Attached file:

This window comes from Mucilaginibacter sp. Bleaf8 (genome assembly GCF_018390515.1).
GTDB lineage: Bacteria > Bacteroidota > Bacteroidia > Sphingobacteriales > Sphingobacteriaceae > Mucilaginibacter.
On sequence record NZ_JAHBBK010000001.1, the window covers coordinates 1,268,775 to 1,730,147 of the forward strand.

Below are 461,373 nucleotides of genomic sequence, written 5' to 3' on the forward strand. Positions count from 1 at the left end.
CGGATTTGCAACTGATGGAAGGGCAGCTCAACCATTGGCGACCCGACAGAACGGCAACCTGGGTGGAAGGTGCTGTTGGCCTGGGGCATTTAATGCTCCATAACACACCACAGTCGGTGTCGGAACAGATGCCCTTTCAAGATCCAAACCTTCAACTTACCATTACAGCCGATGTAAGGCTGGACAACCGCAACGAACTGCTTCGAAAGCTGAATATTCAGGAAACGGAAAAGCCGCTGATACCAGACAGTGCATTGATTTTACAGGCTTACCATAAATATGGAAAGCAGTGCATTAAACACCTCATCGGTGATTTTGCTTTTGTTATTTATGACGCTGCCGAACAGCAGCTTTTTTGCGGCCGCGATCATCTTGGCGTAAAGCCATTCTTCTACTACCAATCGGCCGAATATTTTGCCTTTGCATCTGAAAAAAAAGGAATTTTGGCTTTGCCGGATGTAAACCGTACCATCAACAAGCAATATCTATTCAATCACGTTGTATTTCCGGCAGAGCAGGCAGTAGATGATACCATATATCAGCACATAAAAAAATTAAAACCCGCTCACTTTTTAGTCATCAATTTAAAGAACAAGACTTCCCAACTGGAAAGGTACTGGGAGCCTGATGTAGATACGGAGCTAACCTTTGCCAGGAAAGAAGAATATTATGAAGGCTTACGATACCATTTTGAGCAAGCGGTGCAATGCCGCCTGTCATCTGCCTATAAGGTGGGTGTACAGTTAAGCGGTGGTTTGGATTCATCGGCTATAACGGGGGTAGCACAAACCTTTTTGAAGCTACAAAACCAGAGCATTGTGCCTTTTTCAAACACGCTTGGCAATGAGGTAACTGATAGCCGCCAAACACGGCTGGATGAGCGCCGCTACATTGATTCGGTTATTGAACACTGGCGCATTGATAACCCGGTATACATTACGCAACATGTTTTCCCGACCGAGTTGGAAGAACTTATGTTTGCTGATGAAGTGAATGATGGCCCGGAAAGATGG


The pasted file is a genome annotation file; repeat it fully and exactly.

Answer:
This window comes from Mucilaginibacter sp. Bleaf8 (genome assembly GCF_018390515.1).
GTDB lineage: Bacteria > Bacteroidota > Bacteroidia > Sphingobacteriales > Sphingobacteriaceae > Mucilaginibacter.
On sequence record NZ_JAHBBK010000001.1, the window covers coordinates 1,268,775 to 1,730,147 of the forward strand.

Below are 461,373 nucleotides of genomic sequence, written 5' to 3' on the forward strand. Positions count from 1 at the left end.
CGGATTTGCAACTGATGGAAGGGCAGCTCAACCATTGGCGACCCGACAGAACGGCAACCTGGGTGGAAGGTGCTGTTGGCCTGGGGCATTTAATGCTCCATAACACACCACAGTCGGTGTCGGAACAGATGCCCTTTCAAGATCCAAACCTTCAACTTACCATTACAGCCGATGTAAGGCTGGACAACCGCAACGAACTGCTTCGAAAGCTGAATATTCAGGAAACGGAAAAGCCGCTGATACCAGACAGTGCATTGATTTTACAGGCTTACCATAAATATGGAAAGCAGTGCATTAAACACCTCATCGGTGATTTTGCTTTTGTTATTTATGACGCTGCCGAACAGCAGCTTTTTTGCGGCCGCGATCATCTTGGCGTAAAGCCATTCTTCTACTACCAATCGGCCGAATATTTTGCCTTTGCATCTGAAAAAAAAGGAATTTTGGCTTTGCCGGATGTAAACCGTACCATCAACAAGCAATATCTATTCAATCACGTTGTATTTCCGGCAGAGCAGGCAGTAGATGATACCATATATCAGCACATAAAAAAATTAAAACCCGCTCACTTTTTAGTCATCAATTTAAAGAACAAGACTTCCCAACTGGAAAGGTACTGGGAGCCTGATGTAGATACGGAGCTAACCTTTGCCAGGAAAGAAGAATATTATGAAGGCTTACGATACCATTTTGAGCAAGCGGTGCAATGCCGCCTGTCATCTGCCTATAAGGTGGGTGTACAGTTAAGCGGTGGTTTGGATTCATCGGCTATAACGGGGGTAGCACAAACCTTTTTGAAGCTACAAAACCAGAGCATTGTGCCTTTTTCAAACACGCTTGGCAATGAGGTAACTGATAGCCGCCAAACACGGCTGGATGAGCGCCGCTACATTGATTCGGTTATTGAACACTGGCGCATTGATAACCCGGTATACATTACGCAACATGTTTTCCCGACCGAGTTGGAAGAACTTATGTTTGCTGATGAAGTGAATGATGGCCCGGAAAGATGG